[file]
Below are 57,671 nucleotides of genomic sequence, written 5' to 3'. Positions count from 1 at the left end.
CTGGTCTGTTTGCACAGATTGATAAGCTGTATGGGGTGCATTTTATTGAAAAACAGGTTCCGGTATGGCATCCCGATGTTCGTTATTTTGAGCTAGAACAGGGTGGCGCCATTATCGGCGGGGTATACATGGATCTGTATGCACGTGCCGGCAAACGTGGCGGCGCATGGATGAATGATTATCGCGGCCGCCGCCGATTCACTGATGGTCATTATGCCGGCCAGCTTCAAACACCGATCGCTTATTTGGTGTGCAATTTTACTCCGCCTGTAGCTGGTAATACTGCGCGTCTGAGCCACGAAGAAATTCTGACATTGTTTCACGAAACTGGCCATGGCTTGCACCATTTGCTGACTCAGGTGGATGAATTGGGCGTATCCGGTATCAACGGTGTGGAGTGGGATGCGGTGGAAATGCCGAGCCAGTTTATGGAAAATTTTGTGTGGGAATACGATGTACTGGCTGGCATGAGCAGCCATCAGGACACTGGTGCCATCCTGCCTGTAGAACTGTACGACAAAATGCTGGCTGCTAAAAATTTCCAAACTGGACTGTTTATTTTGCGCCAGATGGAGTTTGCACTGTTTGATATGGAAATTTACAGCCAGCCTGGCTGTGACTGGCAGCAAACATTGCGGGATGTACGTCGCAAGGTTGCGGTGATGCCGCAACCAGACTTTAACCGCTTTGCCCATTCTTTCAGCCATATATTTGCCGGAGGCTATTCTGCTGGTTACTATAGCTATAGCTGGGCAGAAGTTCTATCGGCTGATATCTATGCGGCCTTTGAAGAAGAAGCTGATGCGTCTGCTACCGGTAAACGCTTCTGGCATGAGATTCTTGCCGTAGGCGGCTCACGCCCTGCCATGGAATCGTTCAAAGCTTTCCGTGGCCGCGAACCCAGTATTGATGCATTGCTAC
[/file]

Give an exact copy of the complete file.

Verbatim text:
Below are 57,671 nucleotides of genomic sequence, written 5' to 3'. Positions count from 1 at the left end.
CTGGTCTGTTTGCACAGATTGATAAGCTGTATGGGGTGCATTTTATTGAAAAACAGGTTCCGGTATGGCATCCCGATGTTCGTTATTTTGAGCTAGAACAGGGTGGCGCCATTATCGGCGGGGTATACATGGATCTGTATGCACGTGCCGGCAAACGTGGCGGCGCATGGATGAATGATTATCGCGGCCGCCGCCGATTCACTGATGGTCATTATGCCGGCCAGCTTCAAACACCGATCGCTTATTTGGTGTGCAATTTTACTCCGCCTGTAGCTGGTAATACTGCGCGTCTGAGCCACGAAGAAATTCTGACATTGTTTCACGAAACTGGCCATGGCTTGCACCATTTGCTGACTCAGGTGGATGAATTGGGCGTATCCGGTATCAACGGTGTGGAGTGGGATGCGGTGGAAATGCCGAGCCAGTTTATGGAAAATTTTGTGTGGGAATACGATGTACTGGCTGGCATGAGCAGCCATCAGGACACTGGTGCCATCCTGCCTGTAGAACTGTACGACAAAATGCTGGCTGCTAAAAATTTCCAAACTGGACTGTTTATTTTGCGCCAGATGGAGTTTGCACTGTTTGATATGGAAATTTACAGCCAGCCTGGCTGTGACTGGCAGCAAACATTGCGGGATGTACGTCGCAAGGTTGCGGTGATGCCGCAACCAGACTTTAACCGCTTTGCCCATTCTTTCAGCCATATATTTGCCGGAGGCTATTCTGCTGGTTACTATAGCTATAGCTGGGCAGAAGTTCTATCGGCTGATATCTATGCGGCCTTTGAAGAAGAAGCTGATGCGTCTGCTACCGGTAAACGCTTCTGGCATGAGATTCTTGCCGTAGGCGGCTCACGCCCTGCCATGGAATCGTTCAAAGCTTTCCGTGGCCGCGAACCCAGTATTGATGCATTGCTAC